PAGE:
the conjuring bells

Something is coming for me from the inside. It began one day when I was walking home alone through an autumn forest on a cloudy afternoon. Out of nowhere I heard the melodic ringing of bells. I sat down against a tree and listened. A strange high started coming over me, and I soon realized that the sound was coming from within. That first time I welcomed it, and allowed the ringing (and the high) to build — its song filled my head and all my thoughts vanished. It felt as though my skull melted and then murmured voices began to speak — but they were too hushed for me to make out any meaning from their words (nor to know if they were speaking English). I had a sense that questions were being asked, fairly banal questions.

The ringing bells starting coming for me multiple times a day, and every time I ran away to be alone and steady myself. The high lifts me out of time and space, and I am swept up into a pulsating and rhythmic tornado while still sensing my feet firmly planted on the ground. Every time feels as if I am being turned inside out — my inner life exposed for all to see, but with no one there to bear witness.

I lived in a roofless house in the middle of a forest. Helen would visited me there, and I would often find her sleeping soundly on my bed. One particularly disorienting afternoon, I was handed a typed letter by a tall, gaunt, faceless man. It was from my brother Bobby. It read:

                I’m dying.    I’m dyinG. 
  I’m dying.    I’m dYing.                     I’m dyiNg.
       Everything is made of Green.
   There is a GUN ship in Hanoi.
…it was used by ghosts to shoot down US Bombers.
                        I’m not ready to see you.            But soon. 

The paper was a work of art. It was stained in colors I had never seen before, and the ink from the typewriter seemed to endless drip off of the paper but leave no marks. I wanted him to know how beautiful it was — but I knew he wouldn’t believe me.

I raced home with the letter when the ringing came for me again. I grabbed a tree and rode the high out. I was tired of this unexpected visitor (or visitors), and I hoped Helen was at my house so I could hug her. I went in and, thankfully, she was there and held me as I wept frustrated tears. Whalen was sitting at my desk. He mentioned the ghosts — he said he spent 8 hours one day teaching them the alphabet.

In Helen’s arms the ringing came for me again. I ran out of the house into the dense forest — the melody became more insistent and began drowning out my vision. I started sliding between two separate worlds…. My eyes would open and I would be in my bedroom (in Hanoi) in a trance, motionless, staring at the ceiling . . . then my eyes would close and I would be back in the forest, stoned, the bells ringing louder and louder. This happened about three times, and on the last time I willed myself to stay in my bedroom — in this world, from where I type this entry. ♨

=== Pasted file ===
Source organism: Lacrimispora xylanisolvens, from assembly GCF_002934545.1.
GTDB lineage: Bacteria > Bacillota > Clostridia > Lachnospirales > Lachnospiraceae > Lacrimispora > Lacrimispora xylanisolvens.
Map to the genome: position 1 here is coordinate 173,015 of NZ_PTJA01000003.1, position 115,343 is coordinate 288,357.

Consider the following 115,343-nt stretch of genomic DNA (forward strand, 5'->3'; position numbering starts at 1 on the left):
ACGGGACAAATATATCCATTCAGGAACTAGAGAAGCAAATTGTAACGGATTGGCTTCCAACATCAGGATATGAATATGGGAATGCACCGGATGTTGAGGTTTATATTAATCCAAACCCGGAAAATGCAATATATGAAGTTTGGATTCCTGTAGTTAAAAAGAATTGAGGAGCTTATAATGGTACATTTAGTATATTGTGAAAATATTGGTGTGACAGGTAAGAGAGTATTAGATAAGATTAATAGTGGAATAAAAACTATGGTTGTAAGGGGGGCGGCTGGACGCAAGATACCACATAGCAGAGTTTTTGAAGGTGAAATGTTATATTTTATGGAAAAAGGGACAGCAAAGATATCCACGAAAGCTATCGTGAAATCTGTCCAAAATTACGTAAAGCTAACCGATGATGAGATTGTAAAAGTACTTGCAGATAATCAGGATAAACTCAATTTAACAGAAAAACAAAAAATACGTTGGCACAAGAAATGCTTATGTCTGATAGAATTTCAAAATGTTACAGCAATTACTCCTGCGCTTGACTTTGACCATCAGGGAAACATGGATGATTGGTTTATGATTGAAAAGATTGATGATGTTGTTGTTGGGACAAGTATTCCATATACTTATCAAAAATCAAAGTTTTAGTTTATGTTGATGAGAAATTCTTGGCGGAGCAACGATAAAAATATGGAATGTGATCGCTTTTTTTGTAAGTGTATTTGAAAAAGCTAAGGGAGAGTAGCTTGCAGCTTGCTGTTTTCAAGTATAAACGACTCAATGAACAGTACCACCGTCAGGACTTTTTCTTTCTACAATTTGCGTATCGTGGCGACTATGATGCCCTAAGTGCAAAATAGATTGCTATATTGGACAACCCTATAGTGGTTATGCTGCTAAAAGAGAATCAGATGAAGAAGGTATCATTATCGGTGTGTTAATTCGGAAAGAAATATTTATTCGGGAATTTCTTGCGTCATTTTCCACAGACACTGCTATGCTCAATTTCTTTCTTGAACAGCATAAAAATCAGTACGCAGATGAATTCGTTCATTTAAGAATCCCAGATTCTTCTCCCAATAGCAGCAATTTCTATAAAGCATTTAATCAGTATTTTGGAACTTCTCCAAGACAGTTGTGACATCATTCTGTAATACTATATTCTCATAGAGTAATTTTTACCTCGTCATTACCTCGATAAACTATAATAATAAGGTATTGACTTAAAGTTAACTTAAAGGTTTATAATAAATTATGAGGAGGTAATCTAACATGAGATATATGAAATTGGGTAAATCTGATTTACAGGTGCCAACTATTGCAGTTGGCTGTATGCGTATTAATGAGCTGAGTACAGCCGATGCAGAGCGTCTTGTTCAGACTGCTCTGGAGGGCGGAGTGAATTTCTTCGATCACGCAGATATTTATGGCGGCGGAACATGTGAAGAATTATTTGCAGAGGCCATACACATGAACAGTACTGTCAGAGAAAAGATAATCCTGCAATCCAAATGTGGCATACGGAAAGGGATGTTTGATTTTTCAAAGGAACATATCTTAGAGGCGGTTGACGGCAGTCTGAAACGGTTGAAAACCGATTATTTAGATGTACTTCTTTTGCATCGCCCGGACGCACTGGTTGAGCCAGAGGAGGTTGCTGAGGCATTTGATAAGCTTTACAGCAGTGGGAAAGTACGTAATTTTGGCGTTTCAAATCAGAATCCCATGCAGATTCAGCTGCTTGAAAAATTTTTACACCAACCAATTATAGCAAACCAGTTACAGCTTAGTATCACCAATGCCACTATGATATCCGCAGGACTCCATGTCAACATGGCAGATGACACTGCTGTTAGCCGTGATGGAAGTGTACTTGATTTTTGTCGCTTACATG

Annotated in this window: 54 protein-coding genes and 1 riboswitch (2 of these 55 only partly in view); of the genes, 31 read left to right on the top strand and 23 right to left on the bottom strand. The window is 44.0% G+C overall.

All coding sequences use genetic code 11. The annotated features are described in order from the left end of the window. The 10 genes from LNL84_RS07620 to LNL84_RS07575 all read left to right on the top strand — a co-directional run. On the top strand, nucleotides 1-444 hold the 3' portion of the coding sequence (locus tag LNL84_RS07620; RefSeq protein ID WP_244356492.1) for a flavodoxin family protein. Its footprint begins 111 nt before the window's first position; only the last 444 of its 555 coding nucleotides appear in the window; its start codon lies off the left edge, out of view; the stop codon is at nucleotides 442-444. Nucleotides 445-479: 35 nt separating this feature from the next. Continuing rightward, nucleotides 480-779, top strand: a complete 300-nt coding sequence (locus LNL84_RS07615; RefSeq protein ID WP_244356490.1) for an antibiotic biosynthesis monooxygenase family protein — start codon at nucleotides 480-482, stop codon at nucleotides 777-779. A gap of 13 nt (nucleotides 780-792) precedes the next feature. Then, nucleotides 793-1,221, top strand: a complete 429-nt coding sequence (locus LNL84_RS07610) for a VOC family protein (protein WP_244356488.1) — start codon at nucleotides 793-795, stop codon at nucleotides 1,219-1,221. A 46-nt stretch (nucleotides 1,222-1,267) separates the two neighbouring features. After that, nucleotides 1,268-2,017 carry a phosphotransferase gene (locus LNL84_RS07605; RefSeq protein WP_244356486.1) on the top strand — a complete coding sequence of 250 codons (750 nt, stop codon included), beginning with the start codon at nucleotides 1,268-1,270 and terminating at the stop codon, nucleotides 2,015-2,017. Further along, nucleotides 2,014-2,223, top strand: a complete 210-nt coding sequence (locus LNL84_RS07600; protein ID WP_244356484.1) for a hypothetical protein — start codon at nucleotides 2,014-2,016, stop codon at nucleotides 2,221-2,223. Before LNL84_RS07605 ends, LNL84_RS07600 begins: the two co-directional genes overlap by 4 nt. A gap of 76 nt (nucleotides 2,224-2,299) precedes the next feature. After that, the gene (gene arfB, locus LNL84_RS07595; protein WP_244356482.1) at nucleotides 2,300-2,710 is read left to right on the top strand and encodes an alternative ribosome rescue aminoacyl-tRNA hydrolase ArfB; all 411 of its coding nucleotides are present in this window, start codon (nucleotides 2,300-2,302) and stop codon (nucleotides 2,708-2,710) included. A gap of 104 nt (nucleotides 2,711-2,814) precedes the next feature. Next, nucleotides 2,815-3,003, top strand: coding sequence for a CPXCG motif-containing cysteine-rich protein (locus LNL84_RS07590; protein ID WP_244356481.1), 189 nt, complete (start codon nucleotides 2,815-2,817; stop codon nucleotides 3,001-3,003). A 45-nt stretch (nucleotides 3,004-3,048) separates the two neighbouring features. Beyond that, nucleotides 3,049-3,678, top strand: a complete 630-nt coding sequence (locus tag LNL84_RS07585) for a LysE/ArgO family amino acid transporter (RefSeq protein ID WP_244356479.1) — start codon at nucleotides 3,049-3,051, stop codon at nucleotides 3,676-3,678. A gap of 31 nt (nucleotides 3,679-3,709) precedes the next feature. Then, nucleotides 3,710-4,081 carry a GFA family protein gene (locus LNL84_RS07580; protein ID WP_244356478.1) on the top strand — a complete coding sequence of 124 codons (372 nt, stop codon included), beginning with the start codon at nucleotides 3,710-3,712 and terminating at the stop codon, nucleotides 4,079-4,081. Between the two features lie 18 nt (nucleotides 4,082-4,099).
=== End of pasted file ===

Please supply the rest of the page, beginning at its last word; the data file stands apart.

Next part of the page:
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the box girl

They kept her tucked into a box for many years — actually it was more like a drawer. I walked by this gray steel drawer many times; it was in a school, high up, a good reach above my head. One day I heard wrestling around, the scrapping of metal — that’s when I first discovered her. She had forgotten how to speak. A few days later, I freed her in secret. Though the drawer was small, she unfolded herself into a fully grown woman. She was unsurprisingly daunt and covered in sores. Her fingers long, brittle, and unbending; her eyes hungry, narrow, and still.

I was teaching a class on mythology at the time and soon came across an ancient myth about a boxed girl and her detainers. As I was teaching about the myth a few of the people in attendance began to get up and leave the room. They were obviously uncomfortable with the subject. I knew I was striking a nerve, so I kept going. A homely woman with curly brown hair turned angry, she knew of the girl in the box drawer and knew that she had recently gone missing. Now she was blaming me for releasing her. I took her blame with satisfaction, hastily ended the lesson, and cursed her in front of the others. They all began to accuse her of evil. Not soon after the taunting began, her conscious broke and she began grieving in shame — explaining that she, and others, loved the girl . . . that they wanted her forever, and that now they would all be lost without her and their lives would hold no meaning.
We gave her no sympathy. We watched her cry. We tucked her into that small steel box. We walked away.

Years later our hearts began to heal and grow . . . for we truly love that box girl . . . and will never let her go.  ♨